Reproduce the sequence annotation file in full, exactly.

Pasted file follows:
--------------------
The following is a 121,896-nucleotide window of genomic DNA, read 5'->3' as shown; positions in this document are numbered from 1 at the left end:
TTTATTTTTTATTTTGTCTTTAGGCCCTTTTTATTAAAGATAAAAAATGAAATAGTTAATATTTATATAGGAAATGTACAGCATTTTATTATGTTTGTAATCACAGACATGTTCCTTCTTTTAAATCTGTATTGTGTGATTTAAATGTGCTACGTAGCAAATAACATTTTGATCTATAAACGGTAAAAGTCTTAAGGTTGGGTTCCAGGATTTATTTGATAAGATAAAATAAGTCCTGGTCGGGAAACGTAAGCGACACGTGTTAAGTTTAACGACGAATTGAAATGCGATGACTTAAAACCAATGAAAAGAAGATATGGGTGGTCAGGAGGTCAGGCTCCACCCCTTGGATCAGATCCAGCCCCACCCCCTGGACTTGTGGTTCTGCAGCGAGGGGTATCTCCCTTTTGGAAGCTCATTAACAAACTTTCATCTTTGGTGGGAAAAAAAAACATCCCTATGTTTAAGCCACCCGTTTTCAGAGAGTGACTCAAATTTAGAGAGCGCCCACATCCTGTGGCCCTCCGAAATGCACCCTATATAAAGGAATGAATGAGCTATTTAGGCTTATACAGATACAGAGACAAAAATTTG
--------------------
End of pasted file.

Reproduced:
The following is a 121,896-nucleotide window of genomic DNA, read 5'->3' as shown; positions in this document are numbered from 1 at the left end:
TTTATTTTTTATTTTGTCTTTAGGCCCTTTTTATTAAAGATAAAAAATGAAATAGTTAATATTTATATAGGAAATGTACAGCATTTTATTATGTTTGTAATCACAGACATGTTCCTTCTTTTAAATCTGTATTGTGTGATTTAAATGTGCTACGTAGCAAATAACATTTTGATCTATAAACGGTAAAAGTCTTAAGGTTGGGTTCCAGGATTTATTTGATAAGATAAAATAAGTCCTGGTCGGGAAACGTAAGCGACACGTGTTAAGTTTAACGACGAATTGAAATGCGATGACTTAAAACCAATGAAAAGAAGATATGGGTGGTCAGGAGGTCAGGCTCCACCCCTTGGATCAGATCCAGCCCCACCCCCTGGACTTGTGGTTCTGCAGCGAGGGGTATCTCCCTTTTGGAAGCTCATTAACAAACTTTCATCTTTGGTGGGAAAAAAAAACATCCCTATGTTTAAGCCACCCGTTTTCAGAGAGTGACTCAAATTTAGAGAGCGCCCACATCCTGTGGCCCTCCGAAATGCACCCTATATAAAGGAATGAATGAGCTATTTAGGCTTATACAGATACAGAGACAAAAATTTG